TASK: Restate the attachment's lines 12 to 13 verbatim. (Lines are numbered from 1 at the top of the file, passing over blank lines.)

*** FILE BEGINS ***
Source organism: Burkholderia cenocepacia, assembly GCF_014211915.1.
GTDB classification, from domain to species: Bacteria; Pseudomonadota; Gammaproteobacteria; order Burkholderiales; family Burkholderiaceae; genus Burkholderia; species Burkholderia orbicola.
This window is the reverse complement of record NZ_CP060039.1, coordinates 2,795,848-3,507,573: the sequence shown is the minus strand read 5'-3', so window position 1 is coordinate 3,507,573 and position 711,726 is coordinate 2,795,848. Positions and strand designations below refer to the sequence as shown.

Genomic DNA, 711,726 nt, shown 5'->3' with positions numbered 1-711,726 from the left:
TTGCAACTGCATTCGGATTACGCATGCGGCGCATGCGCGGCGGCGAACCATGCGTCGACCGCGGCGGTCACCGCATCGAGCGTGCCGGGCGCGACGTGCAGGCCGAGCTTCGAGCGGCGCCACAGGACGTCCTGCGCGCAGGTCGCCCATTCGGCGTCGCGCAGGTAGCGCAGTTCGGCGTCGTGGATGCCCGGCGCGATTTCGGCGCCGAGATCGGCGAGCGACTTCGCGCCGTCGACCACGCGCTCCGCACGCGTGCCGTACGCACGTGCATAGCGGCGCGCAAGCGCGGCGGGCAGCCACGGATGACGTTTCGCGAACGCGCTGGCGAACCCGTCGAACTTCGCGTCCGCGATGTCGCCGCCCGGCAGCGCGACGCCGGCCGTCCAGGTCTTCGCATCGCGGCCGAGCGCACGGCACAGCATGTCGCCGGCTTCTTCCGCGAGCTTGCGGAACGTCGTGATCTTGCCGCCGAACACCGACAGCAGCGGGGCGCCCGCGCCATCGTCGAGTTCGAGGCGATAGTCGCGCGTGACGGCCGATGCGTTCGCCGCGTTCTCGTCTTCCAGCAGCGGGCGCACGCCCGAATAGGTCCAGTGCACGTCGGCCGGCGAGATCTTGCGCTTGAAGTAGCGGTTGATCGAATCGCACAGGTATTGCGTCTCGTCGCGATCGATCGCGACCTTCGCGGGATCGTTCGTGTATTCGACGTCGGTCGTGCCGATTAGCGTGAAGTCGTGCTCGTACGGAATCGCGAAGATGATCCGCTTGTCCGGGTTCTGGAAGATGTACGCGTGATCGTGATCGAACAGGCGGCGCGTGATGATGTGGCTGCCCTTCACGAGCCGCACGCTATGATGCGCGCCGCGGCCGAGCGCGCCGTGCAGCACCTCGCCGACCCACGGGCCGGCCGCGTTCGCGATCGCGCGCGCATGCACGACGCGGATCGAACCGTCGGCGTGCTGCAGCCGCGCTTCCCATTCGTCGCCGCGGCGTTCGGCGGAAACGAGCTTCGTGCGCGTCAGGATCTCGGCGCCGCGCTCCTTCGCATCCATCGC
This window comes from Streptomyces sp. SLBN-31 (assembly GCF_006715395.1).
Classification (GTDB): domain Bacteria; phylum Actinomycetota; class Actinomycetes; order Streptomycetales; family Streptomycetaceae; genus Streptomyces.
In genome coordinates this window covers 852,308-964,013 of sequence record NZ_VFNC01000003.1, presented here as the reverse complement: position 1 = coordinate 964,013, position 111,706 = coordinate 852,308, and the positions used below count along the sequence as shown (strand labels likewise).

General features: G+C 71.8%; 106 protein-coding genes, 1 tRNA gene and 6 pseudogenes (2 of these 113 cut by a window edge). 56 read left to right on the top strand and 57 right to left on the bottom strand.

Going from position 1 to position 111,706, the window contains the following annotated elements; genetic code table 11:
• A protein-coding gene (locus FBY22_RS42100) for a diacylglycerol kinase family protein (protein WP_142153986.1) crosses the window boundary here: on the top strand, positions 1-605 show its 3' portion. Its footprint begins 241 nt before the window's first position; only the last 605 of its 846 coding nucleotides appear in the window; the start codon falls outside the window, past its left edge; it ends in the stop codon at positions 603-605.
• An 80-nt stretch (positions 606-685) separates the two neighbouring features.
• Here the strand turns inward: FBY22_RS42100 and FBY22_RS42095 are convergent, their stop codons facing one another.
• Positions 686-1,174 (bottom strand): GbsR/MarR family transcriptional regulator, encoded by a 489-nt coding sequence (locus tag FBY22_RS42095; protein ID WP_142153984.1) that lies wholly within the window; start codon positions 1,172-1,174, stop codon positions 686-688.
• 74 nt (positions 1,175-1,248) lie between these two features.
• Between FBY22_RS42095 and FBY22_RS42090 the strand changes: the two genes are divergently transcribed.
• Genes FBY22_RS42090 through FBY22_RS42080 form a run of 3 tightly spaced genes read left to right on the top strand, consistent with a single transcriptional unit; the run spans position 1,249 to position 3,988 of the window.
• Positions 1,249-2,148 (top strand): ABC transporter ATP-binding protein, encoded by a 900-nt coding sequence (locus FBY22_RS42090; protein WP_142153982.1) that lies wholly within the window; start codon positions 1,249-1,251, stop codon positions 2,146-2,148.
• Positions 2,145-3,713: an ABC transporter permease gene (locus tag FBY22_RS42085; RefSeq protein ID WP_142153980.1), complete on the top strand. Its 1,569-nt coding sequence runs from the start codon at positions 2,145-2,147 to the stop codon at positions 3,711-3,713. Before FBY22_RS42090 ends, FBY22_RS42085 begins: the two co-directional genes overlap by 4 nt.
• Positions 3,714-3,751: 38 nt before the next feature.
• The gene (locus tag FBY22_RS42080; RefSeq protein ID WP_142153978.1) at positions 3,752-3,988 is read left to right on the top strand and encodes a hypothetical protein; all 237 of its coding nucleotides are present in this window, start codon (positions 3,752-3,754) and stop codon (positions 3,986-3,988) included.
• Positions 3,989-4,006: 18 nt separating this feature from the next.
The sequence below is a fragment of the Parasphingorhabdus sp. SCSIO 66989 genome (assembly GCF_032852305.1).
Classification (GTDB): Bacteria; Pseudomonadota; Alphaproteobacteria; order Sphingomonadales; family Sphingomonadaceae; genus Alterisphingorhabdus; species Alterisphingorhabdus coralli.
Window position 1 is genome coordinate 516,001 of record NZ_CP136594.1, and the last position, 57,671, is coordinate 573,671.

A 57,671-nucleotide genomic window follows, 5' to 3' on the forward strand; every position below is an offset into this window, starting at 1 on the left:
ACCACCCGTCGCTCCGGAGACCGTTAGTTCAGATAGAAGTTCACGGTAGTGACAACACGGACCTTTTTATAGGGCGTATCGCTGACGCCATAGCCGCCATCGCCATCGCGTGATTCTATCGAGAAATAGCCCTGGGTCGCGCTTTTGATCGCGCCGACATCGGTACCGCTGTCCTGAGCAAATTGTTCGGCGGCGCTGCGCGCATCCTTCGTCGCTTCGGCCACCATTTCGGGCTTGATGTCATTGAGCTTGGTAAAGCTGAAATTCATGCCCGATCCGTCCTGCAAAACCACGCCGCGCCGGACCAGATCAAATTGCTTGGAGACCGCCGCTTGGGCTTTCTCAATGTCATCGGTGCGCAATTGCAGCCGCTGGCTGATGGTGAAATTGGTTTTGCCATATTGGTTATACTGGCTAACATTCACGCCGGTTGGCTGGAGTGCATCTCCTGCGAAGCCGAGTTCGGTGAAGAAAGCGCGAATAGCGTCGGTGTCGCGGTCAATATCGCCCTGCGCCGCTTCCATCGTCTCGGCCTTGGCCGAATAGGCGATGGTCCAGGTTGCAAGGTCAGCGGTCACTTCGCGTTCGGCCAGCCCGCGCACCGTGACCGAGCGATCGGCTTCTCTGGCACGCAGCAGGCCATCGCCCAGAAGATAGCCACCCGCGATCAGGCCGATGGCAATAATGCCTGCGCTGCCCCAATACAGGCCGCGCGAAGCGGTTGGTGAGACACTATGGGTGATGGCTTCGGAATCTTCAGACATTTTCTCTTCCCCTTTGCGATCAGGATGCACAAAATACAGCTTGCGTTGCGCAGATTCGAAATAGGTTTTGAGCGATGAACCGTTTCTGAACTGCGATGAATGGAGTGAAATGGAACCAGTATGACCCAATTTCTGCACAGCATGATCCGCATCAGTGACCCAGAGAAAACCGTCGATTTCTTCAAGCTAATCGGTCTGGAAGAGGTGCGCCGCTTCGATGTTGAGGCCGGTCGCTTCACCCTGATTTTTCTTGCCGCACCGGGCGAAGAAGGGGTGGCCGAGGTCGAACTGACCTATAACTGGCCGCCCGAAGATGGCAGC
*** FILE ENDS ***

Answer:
• An 80-nt stretch (positions 606-685) separates the two neighbouring features.
• Here the strand turns inward: FBY22_RS42100 and FBY22_RS42095 are convergent, their stop codons facing one another.